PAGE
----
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Human Trafficking: What is the Role of the Health Care Provider?

By: 
Patricia A. Crane & Melissa Moreno
Organization: 
Journal of Applied Research on Children: Informing Policy for Children at Risk

The article will address the global and local issue of human trafficking. An estimated 20,000 people are trafficked within the U.S. each year. Trafficked people are forced, defrauded and coerced into labor and sexual service for profit of others. Traffickers use individual vulnerabilities and immigration status, language ability and poor understanding of U.S. laws to identify future victims. One case in 2005 in Texas resulted in 100 victims being identified, none of whom revealed themselves to health care professionals.

Health care professionals need contemporary and updated information and resources about health risks, screening methods, and identification of trafficked persons. Readers will learn about common medical problems experienced by individuals who are leaving trafficking situations. Legal and health care intersections will be explored. Implementation of a response protocol to assist those who may currently be enslaved will be introduced.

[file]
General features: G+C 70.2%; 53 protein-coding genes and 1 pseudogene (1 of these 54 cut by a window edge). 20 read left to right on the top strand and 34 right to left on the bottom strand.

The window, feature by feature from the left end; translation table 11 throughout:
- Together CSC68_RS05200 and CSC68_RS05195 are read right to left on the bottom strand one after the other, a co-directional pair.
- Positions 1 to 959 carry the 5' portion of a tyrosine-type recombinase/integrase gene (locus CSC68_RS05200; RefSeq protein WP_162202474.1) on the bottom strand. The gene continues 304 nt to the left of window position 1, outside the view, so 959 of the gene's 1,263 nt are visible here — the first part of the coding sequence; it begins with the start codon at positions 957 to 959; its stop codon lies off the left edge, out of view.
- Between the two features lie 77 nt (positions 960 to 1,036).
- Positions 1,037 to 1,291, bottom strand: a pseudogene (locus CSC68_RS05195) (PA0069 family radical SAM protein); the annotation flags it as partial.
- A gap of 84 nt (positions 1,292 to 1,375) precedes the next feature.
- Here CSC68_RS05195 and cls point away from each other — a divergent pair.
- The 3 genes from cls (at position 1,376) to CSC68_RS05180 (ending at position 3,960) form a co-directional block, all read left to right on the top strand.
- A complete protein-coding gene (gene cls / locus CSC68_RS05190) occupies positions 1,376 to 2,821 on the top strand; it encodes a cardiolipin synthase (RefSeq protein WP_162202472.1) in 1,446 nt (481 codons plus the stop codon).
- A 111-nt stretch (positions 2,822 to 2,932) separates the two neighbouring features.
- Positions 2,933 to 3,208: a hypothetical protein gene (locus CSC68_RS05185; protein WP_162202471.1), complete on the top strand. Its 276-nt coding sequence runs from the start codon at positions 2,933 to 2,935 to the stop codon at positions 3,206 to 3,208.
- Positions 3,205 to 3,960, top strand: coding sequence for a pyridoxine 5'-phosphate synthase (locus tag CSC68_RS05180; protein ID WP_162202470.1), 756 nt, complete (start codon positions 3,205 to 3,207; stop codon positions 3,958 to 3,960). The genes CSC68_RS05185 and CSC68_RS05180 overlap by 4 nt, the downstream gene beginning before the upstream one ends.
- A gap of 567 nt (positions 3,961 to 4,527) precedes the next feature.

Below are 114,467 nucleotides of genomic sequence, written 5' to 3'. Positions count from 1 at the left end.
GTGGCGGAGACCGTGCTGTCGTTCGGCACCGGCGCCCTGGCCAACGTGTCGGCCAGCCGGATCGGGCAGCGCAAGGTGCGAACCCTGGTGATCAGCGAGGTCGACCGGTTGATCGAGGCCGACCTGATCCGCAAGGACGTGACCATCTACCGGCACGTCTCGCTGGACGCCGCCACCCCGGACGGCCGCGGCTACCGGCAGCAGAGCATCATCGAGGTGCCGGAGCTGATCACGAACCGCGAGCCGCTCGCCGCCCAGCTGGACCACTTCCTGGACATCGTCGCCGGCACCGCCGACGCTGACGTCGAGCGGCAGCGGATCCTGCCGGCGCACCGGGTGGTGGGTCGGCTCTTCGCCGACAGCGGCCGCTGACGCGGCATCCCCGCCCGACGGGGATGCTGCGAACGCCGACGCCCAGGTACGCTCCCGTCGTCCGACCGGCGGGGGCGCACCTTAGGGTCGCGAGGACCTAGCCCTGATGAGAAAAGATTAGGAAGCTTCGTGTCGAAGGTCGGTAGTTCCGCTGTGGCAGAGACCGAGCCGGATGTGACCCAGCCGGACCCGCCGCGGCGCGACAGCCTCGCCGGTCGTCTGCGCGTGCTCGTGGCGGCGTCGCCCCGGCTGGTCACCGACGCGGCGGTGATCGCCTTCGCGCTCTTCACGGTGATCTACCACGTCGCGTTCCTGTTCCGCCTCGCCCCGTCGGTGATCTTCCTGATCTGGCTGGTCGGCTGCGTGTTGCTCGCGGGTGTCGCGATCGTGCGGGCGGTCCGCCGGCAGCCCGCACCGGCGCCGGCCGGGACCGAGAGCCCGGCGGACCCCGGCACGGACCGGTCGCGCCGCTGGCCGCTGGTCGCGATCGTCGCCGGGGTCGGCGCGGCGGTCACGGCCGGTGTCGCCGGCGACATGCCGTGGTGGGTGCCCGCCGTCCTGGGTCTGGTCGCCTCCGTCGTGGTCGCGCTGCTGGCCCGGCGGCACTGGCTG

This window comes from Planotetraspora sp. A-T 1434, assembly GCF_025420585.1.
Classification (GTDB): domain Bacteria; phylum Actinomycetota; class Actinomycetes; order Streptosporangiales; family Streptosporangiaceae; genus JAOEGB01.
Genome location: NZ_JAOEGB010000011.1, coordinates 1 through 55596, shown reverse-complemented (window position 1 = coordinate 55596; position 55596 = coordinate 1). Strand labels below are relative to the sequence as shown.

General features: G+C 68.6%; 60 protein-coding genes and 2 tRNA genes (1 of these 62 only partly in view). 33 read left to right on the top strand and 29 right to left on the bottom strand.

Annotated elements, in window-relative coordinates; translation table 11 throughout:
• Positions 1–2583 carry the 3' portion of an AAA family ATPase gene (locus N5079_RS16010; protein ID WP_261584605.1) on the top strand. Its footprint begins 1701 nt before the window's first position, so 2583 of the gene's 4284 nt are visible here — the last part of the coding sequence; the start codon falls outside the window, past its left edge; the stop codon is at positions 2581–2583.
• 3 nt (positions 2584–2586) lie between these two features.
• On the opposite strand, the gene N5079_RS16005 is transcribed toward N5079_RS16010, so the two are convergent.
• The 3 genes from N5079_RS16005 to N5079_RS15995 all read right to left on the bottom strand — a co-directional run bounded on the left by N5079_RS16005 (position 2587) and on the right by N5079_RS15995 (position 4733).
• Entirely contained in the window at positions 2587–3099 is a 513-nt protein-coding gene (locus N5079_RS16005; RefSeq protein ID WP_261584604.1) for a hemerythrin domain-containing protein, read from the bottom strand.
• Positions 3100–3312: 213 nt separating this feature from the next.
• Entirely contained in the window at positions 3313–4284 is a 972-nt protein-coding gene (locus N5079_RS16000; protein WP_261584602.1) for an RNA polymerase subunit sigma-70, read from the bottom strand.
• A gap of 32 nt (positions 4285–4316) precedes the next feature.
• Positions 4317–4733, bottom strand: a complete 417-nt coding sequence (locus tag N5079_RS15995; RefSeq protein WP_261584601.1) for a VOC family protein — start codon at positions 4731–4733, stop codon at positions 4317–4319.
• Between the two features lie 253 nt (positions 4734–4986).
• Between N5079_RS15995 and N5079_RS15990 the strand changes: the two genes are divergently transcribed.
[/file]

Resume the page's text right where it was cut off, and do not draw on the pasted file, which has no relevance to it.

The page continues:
Real case examples from trafficking survivors will be presented and discussed. Participants will learn how to reach out, look beneath the surface, provide assistance, and access resources to help victims, and gain a better understanding of the health challenges faced by trafficked victims.

 

 

 

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